It seems that the queens of pop want us to love ourselves and accept others. These songs will hopefully spread a message that influences the youth of America.

Avatar: Impressive, but Classic?

Avatar is a movie that features the Na'vi, who are blue.

Avatar is a movie that features the Na'vi, who are blue. Courtesy of Google.

After over a month since its premiere, James Cameron’s “Avatar” is still receiving critical attention. Audiences are still pouring into theaters and IMAX showings are still selling out. And now “Avatar” has won a Golden Globe and received several nominations for the Academy Awards, such as Best Director and Best Picture – a remarkable second for Cameron, who first one the awards with “Titanic.” Clearly, there is a public fascination with the cinematic techniques used to make “Avatar,” but is this attention warranted?

Surely, Cameron has made some strides in cinematography through “Avatar.” His use of 3D and computer animation is unrivaled by any other film to date. Its colorful textures and gorgeously animated action sequences certainly can keep an audience’s attention for hours.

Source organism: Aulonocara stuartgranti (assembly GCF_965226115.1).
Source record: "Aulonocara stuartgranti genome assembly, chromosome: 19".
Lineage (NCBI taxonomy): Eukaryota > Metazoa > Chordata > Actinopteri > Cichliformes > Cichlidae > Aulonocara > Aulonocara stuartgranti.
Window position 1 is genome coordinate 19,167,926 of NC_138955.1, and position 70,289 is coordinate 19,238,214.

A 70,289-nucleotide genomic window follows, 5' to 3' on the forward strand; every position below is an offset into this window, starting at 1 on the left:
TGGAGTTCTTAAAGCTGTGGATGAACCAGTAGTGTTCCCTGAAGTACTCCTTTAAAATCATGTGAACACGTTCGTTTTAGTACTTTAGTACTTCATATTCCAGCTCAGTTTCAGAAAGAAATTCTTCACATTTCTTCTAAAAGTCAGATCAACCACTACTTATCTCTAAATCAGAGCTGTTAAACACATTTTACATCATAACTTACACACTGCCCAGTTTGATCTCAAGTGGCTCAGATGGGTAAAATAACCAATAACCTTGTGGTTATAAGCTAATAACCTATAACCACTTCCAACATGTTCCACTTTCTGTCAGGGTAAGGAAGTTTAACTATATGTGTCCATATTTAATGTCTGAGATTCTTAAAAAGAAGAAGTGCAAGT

Not to mention the films extensive marketing campaign, from viral marketing to ads on just about every major website (including articles, which have appeared in such high profile websites as cnn.com and bussinessweek.com). When “Avatar” was released, the world was waiting, and audiences were not hard to find. Many left the theaters awestruck by the sheer size and presentation of Cameron’s decade long project. Others, however, were not impressed.

Critics of the film find their qualms within the story. In the film paraplegic marine Jake Sully is put into an “Avatar,” a body composed

James Cameron, the director and writer of Avatar.